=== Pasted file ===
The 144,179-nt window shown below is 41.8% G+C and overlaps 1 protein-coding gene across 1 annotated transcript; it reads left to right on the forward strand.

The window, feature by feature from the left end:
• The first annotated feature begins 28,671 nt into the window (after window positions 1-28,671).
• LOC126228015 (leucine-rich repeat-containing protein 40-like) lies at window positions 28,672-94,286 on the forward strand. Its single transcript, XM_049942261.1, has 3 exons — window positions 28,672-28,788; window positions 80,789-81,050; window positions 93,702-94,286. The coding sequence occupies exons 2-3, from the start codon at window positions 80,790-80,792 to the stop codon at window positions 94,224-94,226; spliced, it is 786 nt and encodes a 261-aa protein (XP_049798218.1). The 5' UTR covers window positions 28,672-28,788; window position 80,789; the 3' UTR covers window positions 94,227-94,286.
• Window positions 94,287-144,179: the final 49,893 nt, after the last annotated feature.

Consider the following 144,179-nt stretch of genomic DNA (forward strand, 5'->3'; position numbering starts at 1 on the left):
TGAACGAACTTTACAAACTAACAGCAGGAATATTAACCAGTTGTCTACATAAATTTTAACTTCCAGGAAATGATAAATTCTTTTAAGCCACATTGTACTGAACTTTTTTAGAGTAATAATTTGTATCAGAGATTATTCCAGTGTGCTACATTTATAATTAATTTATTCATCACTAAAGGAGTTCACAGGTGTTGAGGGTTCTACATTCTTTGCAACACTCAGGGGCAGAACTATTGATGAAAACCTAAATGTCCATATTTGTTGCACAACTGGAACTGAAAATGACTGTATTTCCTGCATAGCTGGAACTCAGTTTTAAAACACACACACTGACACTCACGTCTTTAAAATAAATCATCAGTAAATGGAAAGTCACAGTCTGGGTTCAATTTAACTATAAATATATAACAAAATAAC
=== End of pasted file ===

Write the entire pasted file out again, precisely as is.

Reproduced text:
The 144,179-nt window shown below is 41.8% G+C and overlaps 1 protein-coding gene across 1 annotated transcript; it reads left to right on the forward strand.

The window, feature by feature from the left end:
• The first annotated feature begins 28,671 nt into the window (after window positions 1-28,671).
• LOC126228015 (leucine-rich repeat-containing protein 40-like) lies at window positions 28,672-94,286 on the forward strand. Its single transcript, XM_049942261.1, has 3 exons — window positions 28,672-28,788; window positions 80,789-81,050; window positions 93,702-94,286. The coding sequence occupies exons 2-3, from the start codon at window positions 80,790-80,792 to the stop codon at window positions 94,224-94,226; spliced, it is 786 nt and encodes a 261-aa protein (XP_049798218.1). The 5' UTR covers window positions 28,672-28,788; window position 80,789; the 3' UTR covers window positions 94,227-94,286.
• Window positions 94,287-144,179: the final 49,893 nt, after the last annotated feature.

Consider the following 144,179-nt stretch of genomic DNA (forward strand, 5'->3'; position numbering starts at 1 on the left):
TGAACGAACTTTACAAACTAACAGCAGGAATATTAACCAGTTGTCTACATAAATTTTAACTTCCAGGAAATGATAAATTCTTTTAAGCCACATTGTACTGAACTTTTTTAGAGTAATAATTTGTATCAGAGATTATTCCAGTGTGCTACATTTATAATTAATTTATTCATCACTAAAGGAGTTCACAGGTGTTGAGGGTTCTACATTCTTTGCAACACTCAGGGGCAGAACTATTGATGAAAACCTAAATGTCCATATTTGTTGCACAACTGGAACTGAAAATGACTGTATTTCCTGCATAGCTGGAACTCAGTTTTAAAACACACACACTGACACTCACGTCTTTAAAATAAATCATCAGTAAATGGAAAGTCACAGTCTGGGTTCAATTTAACTATAAATATATAACAAAATAAC